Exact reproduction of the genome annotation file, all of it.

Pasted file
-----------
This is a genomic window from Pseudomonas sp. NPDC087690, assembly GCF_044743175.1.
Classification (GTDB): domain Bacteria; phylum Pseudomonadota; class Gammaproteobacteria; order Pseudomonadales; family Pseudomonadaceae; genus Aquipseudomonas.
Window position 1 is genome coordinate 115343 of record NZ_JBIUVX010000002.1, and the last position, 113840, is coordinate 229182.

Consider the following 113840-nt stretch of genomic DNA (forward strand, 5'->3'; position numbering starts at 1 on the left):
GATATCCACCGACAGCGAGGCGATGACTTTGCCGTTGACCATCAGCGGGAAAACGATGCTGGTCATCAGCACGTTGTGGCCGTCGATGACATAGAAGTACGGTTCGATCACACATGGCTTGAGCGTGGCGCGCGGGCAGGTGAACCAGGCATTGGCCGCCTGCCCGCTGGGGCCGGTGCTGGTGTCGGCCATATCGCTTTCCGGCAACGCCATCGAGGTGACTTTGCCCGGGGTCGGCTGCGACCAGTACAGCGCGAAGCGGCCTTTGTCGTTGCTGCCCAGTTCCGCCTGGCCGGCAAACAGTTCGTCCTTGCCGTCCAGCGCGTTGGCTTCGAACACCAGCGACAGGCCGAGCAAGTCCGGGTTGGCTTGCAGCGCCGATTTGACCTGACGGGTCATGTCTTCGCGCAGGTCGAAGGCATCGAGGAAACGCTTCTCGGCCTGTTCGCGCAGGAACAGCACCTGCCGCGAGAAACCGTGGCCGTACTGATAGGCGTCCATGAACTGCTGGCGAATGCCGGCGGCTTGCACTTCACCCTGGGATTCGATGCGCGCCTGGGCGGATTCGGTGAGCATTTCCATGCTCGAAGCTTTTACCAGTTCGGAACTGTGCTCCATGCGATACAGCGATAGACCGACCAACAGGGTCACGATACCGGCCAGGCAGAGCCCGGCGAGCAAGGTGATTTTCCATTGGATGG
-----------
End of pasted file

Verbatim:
This is a genomic window from Pseudomonas sp. NPDC087690, assembly GCF_044743175.1.
Classification (GTDB): domain Bacteria; phylum Pseudomonadota; class Gammaproteobacteria; order Pseudomonadales; family Pseudomonadaceae; genus Aquipseudomonas.
Window position 1 is genome coordinate 115343 of record NZ_JBIUVX010000002.1, and the last position, 113840, is coordinate 229182.

Consider the following 113840-nt stretch of genomic DNA (forward strand, 5'->3'; position numbering starts at 1 on the left):
GATATCCACCGACAGCGAGGCGATGACTTTGCCGTTGACCATCAGCGGGAAAACGATGCTGGTCATCAGCACGTTGTGGCCGTCGATGACATAGAAGTACGGTTCGATCACACATGGCTTGAGCGTGGCGCGCGGGCAGGTGAACCAGGCATTGGCCGCCTGCCCGCTGGGGCCGGTGCTGGTGTCGGCCATATCGCTTTCCGGCAACGCCATCGAGGTGACTTTGCCCGGGGTCGGCTGCGACCAGTACAGCGCGAAGCGGCCTTTGTCGTTGCTGCCCAGTTCCGCCTGGCCGGCAAACAGTTCGTCCTTGCCGTCCAGCGCGTTGGCTTCGAACACCAGCGACAGGCCGAGCAAGTCCGGGTTGGCTTGCAGCGCCGATTTGACCTGACGGGTCATGTCTTCGCGCAGGTCGAAGGCATCGAGGAAACGCTTCTCGGCCTGTTCGCGCAGGAACAGCACCTGCCGCGAGAAACCGTGGCCGTACTGATAGGCGTCCATGAACTGCTGGCGAATGCCGGCGGCTTGCACTTCACCCTGGGATTCGATGCGCGCCTGGGCGGATTCGGTGAGCATTTCCATGCTCGAAGCTTTTACCAGTTCGGAACTGTGCTCCATGCGATACAGCGATAGACCGACCAACAGGGTCACGATACCGGCCAGGCAGAGCCCGGCGAGCAAGGTGATTTTCCATTGGATGG